Writing Conferences: The Agent on the Other Side of the Table

This weekend I popped my writing conference cherry at the Willamette Writers Conference in Portland, Oregon. Actually, I’ve been to writing conferences before, but as a writer not as an agent. This weekend I sat and took pitches from one million and forty seven people. It’s so difficult to know whether anything will come of any of it, because I haven’t actually seen any of the writing yet. But I’m hopeful.

Face to face pitching is excruciating, both for the writer and for the agent. On the writer side, I know how you just want to get it right, convey the beauty or majesty or seriousness or humor or importance or fun of your manuscript, and have that agent say, “Yes! I want to see the whole thing and I want to be your agent and we’re going to make a million bucks because this is the best thing I’ve ever heard of or seen ever!” Or maybe even, “Sure. Send me the first 10 pages.” I get that, because I’m a writer and I’ve been on that side of the pitching table. On the agent side, I’m hoping to hear something interesting, so I’m really listening for that, fingers crossed under the table.

But some people don’t do their homework and pitch me things that I just don’t represent. I hate that, because I hate telling someone not even to bother sending it. But I did tell some people that. And then sometimes I could just tell it wasn’t for me, something about the content or structure or theme. I’m just interested in what I’m interested in and not interested in what I’m not interested in. Although I don’t like to tell folks no, I also am not sorry for liking what I like.

There were so many things to like, too! Because some people did do their homework! I got a great MG pitch that I’m particularly  looking forward to seeing and also a fun YA that I’m eager for. And some potentially interesting fantasy/sci fi and a lot of literary fiction! And I have no idea if any of it will be good or a good fit for my list or pan out to actually be up my alley (Ok, I have a little idea of whose I think might be good though…).

But here’s what I like about being at a conference: the authors are these brave souls who are on this journey to express something and I might be able to help them with that. So if I say no or yes I try (sometimes more successfully than others) to have them walk away having gained something from the interaction. Sometimes I’m giving them writing advice, or coaching them on pitching or just reassuring them that agents are just human beings like themselves. Sometimes I’m letting them know that they should do their homework before pitching.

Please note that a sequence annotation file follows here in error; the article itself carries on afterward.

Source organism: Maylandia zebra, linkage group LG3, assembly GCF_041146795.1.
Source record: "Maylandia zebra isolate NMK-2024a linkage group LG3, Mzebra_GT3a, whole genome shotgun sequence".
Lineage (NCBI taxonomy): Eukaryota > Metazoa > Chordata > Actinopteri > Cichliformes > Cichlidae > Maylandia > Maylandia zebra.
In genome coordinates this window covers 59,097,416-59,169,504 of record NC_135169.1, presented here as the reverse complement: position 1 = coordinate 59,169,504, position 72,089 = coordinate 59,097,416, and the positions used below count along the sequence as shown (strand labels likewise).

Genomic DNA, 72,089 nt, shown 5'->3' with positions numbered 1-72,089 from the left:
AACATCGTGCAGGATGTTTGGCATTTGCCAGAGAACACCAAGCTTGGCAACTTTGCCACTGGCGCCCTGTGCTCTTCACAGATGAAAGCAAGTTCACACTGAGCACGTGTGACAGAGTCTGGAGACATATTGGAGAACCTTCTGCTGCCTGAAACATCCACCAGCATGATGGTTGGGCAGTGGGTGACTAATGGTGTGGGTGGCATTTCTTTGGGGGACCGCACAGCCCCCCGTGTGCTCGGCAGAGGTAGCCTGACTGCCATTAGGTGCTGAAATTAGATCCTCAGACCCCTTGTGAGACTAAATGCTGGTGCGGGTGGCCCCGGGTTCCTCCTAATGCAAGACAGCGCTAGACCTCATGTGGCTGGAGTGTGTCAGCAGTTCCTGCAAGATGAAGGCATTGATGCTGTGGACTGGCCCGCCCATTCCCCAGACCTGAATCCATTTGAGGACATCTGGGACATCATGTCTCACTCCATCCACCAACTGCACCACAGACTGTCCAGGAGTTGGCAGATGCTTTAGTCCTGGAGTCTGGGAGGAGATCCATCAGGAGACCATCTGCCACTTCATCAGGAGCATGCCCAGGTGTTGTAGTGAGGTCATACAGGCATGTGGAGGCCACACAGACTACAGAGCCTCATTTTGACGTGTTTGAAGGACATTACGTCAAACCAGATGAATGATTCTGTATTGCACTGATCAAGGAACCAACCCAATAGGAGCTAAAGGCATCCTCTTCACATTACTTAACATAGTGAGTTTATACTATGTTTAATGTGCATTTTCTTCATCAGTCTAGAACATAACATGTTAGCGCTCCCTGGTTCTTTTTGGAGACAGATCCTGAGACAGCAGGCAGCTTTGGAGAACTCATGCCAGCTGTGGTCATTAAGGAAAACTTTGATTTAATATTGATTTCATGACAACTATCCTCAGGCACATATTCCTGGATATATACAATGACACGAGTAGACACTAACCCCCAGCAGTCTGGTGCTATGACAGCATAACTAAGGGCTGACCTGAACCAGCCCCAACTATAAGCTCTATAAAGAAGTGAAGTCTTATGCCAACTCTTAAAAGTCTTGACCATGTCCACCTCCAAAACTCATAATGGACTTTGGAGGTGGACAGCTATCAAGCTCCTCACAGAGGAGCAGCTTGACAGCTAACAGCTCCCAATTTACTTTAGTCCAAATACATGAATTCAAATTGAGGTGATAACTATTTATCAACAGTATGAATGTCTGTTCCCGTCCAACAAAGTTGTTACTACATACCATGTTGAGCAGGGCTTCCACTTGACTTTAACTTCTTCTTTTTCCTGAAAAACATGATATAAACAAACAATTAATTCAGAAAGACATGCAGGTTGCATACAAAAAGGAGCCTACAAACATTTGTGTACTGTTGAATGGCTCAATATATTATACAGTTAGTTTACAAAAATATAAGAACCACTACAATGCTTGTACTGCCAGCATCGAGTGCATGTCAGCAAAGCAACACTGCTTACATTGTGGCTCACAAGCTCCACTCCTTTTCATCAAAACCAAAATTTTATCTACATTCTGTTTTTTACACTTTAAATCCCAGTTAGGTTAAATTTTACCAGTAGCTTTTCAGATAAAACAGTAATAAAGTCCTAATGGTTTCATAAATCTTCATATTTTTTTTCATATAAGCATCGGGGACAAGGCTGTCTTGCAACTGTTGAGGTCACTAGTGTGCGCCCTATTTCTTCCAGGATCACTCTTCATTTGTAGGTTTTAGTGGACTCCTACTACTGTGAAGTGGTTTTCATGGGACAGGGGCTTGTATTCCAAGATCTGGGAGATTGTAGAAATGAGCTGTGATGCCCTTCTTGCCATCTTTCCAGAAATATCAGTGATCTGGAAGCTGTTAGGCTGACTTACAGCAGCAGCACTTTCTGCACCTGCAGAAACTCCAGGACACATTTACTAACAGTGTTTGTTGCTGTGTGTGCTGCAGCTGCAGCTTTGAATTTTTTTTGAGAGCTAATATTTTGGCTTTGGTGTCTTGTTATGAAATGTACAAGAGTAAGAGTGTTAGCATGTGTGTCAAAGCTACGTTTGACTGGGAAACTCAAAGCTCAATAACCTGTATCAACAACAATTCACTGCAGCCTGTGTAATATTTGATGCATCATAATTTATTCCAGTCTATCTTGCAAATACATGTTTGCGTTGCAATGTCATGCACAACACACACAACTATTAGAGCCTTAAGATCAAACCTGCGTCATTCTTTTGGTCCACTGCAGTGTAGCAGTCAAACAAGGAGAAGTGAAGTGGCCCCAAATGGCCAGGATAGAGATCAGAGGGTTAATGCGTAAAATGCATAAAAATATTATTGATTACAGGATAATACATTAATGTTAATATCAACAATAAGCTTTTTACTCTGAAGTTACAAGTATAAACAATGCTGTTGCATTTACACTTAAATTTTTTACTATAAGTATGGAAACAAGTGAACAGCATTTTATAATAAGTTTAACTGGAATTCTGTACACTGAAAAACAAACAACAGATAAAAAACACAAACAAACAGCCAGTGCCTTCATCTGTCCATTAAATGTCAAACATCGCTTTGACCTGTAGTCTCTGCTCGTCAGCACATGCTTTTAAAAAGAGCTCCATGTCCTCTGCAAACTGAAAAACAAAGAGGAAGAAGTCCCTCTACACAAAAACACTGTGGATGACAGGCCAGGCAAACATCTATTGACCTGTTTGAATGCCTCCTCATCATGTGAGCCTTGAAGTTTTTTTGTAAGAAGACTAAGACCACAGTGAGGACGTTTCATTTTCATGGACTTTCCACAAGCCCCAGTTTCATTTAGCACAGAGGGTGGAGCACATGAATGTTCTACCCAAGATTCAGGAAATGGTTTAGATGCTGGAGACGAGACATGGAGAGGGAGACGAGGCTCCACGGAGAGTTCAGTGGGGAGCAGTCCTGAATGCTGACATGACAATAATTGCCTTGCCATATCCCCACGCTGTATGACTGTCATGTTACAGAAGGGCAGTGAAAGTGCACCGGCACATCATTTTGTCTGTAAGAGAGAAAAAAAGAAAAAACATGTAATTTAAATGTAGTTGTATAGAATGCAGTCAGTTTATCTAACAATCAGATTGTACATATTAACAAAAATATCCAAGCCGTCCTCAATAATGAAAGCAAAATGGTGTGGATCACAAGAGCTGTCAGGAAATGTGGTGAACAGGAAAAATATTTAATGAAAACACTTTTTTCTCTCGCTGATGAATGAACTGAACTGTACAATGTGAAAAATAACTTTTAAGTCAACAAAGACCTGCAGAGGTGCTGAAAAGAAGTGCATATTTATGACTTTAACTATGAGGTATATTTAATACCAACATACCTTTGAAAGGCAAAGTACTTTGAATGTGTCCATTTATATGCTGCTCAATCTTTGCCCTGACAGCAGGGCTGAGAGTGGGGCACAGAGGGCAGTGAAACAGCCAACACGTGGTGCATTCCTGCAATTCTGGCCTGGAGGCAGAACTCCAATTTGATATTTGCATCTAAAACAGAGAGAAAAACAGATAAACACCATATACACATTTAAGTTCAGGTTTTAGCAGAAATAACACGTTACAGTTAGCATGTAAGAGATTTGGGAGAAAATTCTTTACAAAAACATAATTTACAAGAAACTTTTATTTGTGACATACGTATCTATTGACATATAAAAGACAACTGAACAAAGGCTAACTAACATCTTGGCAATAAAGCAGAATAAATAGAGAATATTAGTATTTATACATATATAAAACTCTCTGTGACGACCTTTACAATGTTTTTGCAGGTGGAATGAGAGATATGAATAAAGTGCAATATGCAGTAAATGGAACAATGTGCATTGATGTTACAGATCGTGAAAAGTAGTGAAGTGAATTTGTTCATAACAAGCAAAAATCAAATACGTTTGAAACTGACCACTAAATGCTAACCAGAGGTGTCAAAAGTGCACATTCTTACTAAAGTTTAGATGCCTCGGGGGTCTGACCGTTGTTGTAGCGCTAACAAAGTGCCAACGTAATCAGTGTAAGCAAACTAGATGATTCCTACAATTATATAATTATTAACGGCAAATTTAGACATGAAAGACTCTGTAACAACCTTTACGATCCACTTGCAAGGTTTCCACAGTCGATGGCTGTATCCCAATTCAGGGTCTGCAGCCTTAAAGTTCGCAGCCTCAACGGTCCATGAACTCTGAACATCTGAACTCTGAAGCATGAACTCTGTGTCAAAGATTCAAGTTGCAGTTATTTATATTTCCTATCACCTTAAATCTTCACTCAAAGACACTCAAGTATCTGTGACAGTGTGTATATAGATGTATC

And what I love, although it’s totally exhausting, is meeting the people.

Have you been to writing conferences? What do you hate or love about them?

 

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16 Comments

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16 responses to “Writing Conferences: The Agent on the Other Side of the Table

  1. 5kidswdisabilities

    I’d love to go to a conference. Maybe in a year or so when my kids are grown. I don’t suppose it would look very professional to be dragging a kid or two along!!!

  2. peggydover

    In the middle of this crazy journey, one hopeful/helpful agent made my Friday when she said I gave her chills. At least I was the first of the weekend. ;) Twenty pages of Stone Revival will be winging their way soon!

  3. It was nice to meet you at the conference. I’ll send you a link to the Ooligan Press blog post that mentions you as soon as it goes up.

  4. “…here’s what I like about being at a conference: the authors are these brave souls who are on this journey to express something and I might be able to help them with that.” Beautiful! I haven’t been to a conference because I’m not ready to pitch anything and haven’t had the opportunity regardless but if the stars align, I imagine it would be quite exciting.

    • Different conferences are for different purposes. You don’t necessarily need to be ready to pitch. Many focus on the craft of writing or learning about the business of publishing.

  5. Great post, Linda. I’ve been to a lot of writing workshops, but never a conference. The energy must be incredible. All that creativity + anxiety + (let’s be honest) a bit of crazy mixed together? It’d be enough to power a small town, I bet. I’d love to check one out some day.

  6. I’ve never been to a writers’ conference, not due to a lack of interest, but because I’ve never managed to be in the right place at the right time for one, or on the one occasion when I was, free to go. I really want to go to one some day for the same reason you mention: to meet the people.

  7. Susan

    I appreciate your willingness to endure exhaustion. Fantastic night talking with you. So much fun. If needed, I will supply coffee to replace sleep.

  8. First time for me, too. Day one results: one really helpful workshop session, a couple of good ones, and several interesting conversations I wouldn’t otherwise have had. And lunch with an ultra-cool agent!